Buying booze on Sunday

August 11, 2008
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One organization in Indiana is looking to end one of our state’s last remaining “blue laws” – buying alcohol from a store on Sundays. As an adult of legal drinking age, I am all for changing this state law. I know Indiana is a conservative state with deep-seated religious values, but not everyone in the state is religiously or morally opposed to drinking on Sunday. And those who don’t want to drink on Sunday can continue not to if the law is amended to allow alcohol sales on Sunday.

Although lawmakers will say this isn’t a religious issue, in some ways it is. The reason for prohibiting Sunday alcohol sales started with other shops and retailers being closed Sunday because it was most people’s day of worship. My parents have mentioned how when they were growing up in the 1950s and ’60s, a lot of shops were closed Sunday. Now, almost every retailer is open Sunday, with one other notable holdover from the blue laws – car dealerships.

I’ve lived here for more than 20 years and know that I can’t buy alcohol on Sunday from a store. But what I’ve never understood is why I can get in my car, drive to my local tavern and drink? To me, that would increase the chances of drunk-driving accidents more so than selling beer or wine in a grocery store, which is an argument some have for keeping the Sunday restrictions.

I can recall several times during the past few years this issue coming up for proposal or debate for our General Assembly. Each time, supporters of changing the law hoped it was finally the year Indiana changes it and those in opposition bring up drinking and driving and religion. This year, Hoosiers for Beverage Choices has started a Web site residents a petition to sign showing legislators people want to be able to buy alcohol on Sunday.

But with all of the other major issues Hoosiers are facing right now – property taxes, the economy, education, higher prices on commodities, health care – will the General Assembly 1) have someone sponsor a bill to change the alcohol laws here, and 2) will the bill even get through our legislature?
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  • I am in complete support of the booze sales on any given day of the week. If you go to Chicago and want something to drink, you can go to the local store and get it. There may be a time restriction, but not a day restriction there (except the usual -Election Day, and a few others).

    Here is a smart idea... Lets go drink and drive!... it will be much better than getting booze at the store and driving home and drinking it (AT HOME)....

    Where is the intelligence in that?
  • I am totally for this law to change. Indiana is losing a lot of tax dollars to other states by not allowing alcohol sales on Sundays. If I forget to go get beer on Saturday for the next day, Illinois get that revenue from me. I\'ve been there twice in the past 6 weeks. That\'s a lot of Hoosier dollars going to another state to buy it.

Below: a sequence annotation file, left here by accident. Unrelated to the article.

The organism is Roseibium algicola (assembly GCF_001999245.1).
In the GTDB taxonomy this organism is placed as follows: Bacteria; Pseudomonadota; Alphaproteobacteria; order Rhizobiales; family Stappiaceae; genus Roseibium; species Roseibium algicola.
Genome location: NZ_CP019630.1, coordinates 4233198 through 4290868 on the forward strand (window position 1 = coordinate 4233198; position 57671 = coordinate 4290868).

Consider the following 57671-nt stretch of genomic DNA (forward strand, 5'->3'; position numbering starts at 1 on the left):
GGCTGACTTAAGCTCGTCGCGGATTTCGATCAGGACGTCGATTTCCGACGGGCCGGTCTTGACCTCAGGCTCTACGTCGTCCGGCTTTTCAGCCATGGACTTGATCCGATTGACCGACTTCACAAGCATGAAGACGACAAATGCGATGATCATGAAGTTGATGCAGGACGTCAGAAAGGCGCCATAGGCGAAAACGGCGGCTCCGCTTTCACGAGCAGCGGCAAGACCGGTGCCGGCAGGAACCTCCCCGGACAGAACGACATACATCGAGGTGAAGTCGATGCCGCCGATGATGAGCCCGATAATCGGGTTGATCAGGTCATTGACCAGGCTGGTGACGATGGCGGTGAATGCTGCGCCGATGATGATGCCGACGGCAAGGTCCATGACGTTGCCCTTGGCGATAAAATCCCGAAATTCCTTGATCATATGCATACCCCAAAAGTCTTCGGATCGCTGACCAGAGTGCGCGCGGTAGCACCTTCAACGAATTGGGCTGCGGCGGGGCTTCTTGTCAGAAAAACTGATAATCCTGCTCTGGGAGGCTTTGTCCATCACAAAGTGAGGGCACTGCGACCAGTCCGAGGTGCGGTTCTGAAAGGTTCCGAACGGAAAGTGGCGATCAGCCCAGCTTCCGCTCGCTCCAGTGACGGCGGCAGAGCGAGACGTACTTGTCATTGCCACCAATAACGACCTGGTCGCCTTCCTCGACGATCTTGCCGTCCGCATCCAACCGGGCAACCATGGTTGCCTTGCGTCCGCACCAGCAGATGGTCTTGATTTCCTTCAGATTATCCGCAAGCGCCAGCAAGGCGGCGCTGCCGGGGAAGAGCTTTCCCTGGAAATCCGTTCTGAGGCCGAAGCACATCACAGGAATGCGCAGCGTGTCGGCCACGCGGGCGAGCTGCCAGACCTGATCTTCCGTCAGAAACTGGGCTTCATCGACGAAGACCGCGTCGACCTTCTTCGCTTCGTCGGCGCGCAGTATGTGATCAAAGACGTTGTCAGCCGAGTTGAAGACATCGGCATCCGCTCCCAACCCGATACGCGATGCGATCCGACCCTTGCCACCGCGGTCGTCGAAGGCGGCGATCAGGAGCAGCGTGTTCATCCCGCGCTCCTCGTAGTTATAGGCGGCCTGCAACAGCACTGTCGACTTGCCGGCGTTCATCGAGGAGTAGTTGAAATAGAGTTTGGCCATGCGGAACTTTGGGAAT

I\'ve read on some other sites that people not wanting this to change, and in fact have all stores closed on Sunday. They have said we should spend that Sunday with our family. Well, when I have to go out to Illinois, I\'m missing out on a least an hour round trip, instead of driving 15 minutes round trip to the liquor store or the grocery store. Not to mention the gas it costs me.

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  3. The practitioners and judges who hail E-filing as the Saviour of the West need to contain their respective excitements. E-filing is federal court requires the practitioner to cram his motion practice into pigeonholes created by IT people. Compound motions or those seeking alternative relief are effectively barred, unless the practitioner wants to receive a tart note from some functionary admonishing about the "problem". E-filing is just another method by which courts and judges transfer their burden to practitioners, who are the really the only powerless components of the system. Of COURSE it is easier for the court to require all of its imput to conform to certain formats, but this imposition does NOT improve the quality of the practice of law and does NOT improve the ability of the practitioner to advocate for his client or to fashion pleadings that exactly conform to his client's best interests. And we should be very wary of the disingenuous pablum about the costs. The courts will find a way to stick it to the practitioner. Lake County is a VERY good example of this rapaciousness. Any one who does not believe this is invited to review the various special fees that system imposes upon practitioners- as practitioners- and upon each case ON TOP of the court costs normal in every case manually filed. Jurisprudence according to Aldous Huxley.

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